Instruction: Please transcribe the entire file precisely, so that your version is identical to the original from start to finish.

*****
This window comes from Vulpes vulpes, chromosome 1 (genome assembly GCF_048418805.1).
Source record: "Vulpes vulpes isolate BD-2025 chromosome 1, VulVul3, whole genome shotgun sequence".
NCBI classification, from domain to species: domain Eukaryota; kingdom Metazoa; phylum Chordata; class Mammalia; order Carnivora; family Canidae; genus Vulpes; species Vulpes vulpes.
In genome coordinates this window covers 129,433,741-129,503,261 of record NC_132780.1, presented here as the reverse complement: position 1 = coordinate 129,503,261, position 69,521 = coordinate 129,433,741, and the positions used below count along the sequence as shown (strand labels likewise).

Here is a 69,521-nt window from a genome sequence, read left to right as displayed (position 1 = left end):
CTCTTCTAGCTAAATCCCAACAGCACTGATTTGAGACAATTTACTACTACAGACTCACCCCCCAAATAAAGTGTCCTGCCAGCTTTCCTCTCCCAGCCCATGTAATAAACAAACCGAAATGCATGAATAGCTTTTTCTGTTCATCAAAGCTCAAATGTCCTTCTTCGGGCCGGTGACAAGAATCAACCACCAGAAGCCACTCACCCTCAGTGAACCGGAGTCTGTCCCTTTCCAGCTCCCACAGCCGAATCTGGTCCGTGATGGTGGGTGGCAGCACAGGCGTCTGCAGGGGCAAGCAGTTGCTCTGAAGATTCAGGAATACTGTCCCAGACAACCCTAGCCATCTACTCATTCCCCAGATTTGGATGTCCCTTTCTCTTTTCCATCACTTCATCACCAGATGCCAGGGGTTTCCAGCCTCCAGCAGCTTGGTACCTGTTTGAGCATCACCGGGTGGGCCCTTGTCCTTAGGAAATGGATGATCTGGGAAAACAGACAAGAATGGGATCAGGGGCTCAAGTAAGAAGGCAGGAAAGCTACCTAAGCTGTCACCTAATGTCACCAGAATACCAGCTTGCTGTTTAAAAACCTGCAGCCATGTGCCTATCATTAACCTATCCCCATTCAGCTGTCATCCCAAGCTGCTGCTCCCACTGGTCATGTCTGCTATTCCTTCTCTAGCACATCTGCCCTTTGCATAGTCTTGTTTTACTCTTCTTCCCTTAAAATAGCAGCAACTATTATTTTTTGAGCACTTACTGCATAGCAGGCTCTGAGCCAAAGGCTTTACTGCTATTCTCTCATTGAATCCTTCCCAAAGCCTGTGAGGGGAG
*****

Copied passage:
This window comes from Vulpes vulpes, chromosome 1 (genome assembly GCF_048418805.1).
Source record: "Vulpes vulpes isolate BD-2025 chromosome 1, VulVul3, whole genome shotgun sequence".
NCBI classification, from domain to species: domain Eukaryota; kingdom Metazoa; phylum Chordata; class Mammalia; order Carnivora; family Canidae; genus Vulpes; species Vulpes vulpes.
In genome coordinates this window covers 129,433,741-129,503,261 of record NC_132780.1, presented here as the reverse complement: position 1 = coordinate 129,503,261, position 69,521 = coordinate 129,433,741, and the positions used below count along the sequence as shown (strand labels likewise).

Here is a 69,521-nt window from a genome sequence, read left to right as displayed (position 1 = left end):
CTCTTCTAGCTAAATCCCAACAGCACTGATTTGAGACAATTTACTACTACAGACTCACCCCCCAAATAAAGTGTCCTGCCAGCTTTCCTCTCCCAGCCCATGTAATAAACAAACCGAAATGCATGAATAGCTTTTTCTGTTCATCAAAGCTCAAATGTCCTTCTTCGGGCCGGTGACAAGAATCAACCACCAGAAGCCACTCACCCTCAGTGAACCGGAGTCTGTCCCTTTCCAGCTCCCACAGCCGAATCTGGTCCGTGATGGTGGGTGGCAGCACAGGCGTCTGCAGGGGCAAGCAGTTGCTCTGAAGATTCAGGAATACTGTCCCAGACAACCCTAGCCATCTACTCATTCCCCAGATTTGGATGTCCCTTTCTCTTTTCCATCACTTCATCACCAGATGCCAGGGGTTTCCAGCCTCCAGCAGCTTGGTACCTGTTTGAGCATCACCGGGTGGGCCCTTGTCCTTAGGAAATGGATGATCTGGGAAAACAGACAAGAATGGGATCAGGGGCTCAAGTAAGAAGGCAGGAAAGCTACCTAAGCTGTCACCTAATGTCACCAGAATACCAGCTTGCTGTTTAAAAACCTGCAGCCATGTGCCTATCATTAACCTATCCCCATTCAGCTGTCATCCCAAGCTGCTGCTCCCACTGGTCATGTCTGCTATTCCTTCTCTAGCACATCTGCCCTTTGCATAGTCTTGTTTTACTCTTCTTCCCTTAAAATAGCAGCAACTATTATTTTTTGAGCACTTACTGCATAGCAGGCTCTGAGCCAAAGGCTTTACTGCTATTCTCTCATTGAATCCTTCCCAAAGCCTGTGAGGGGAG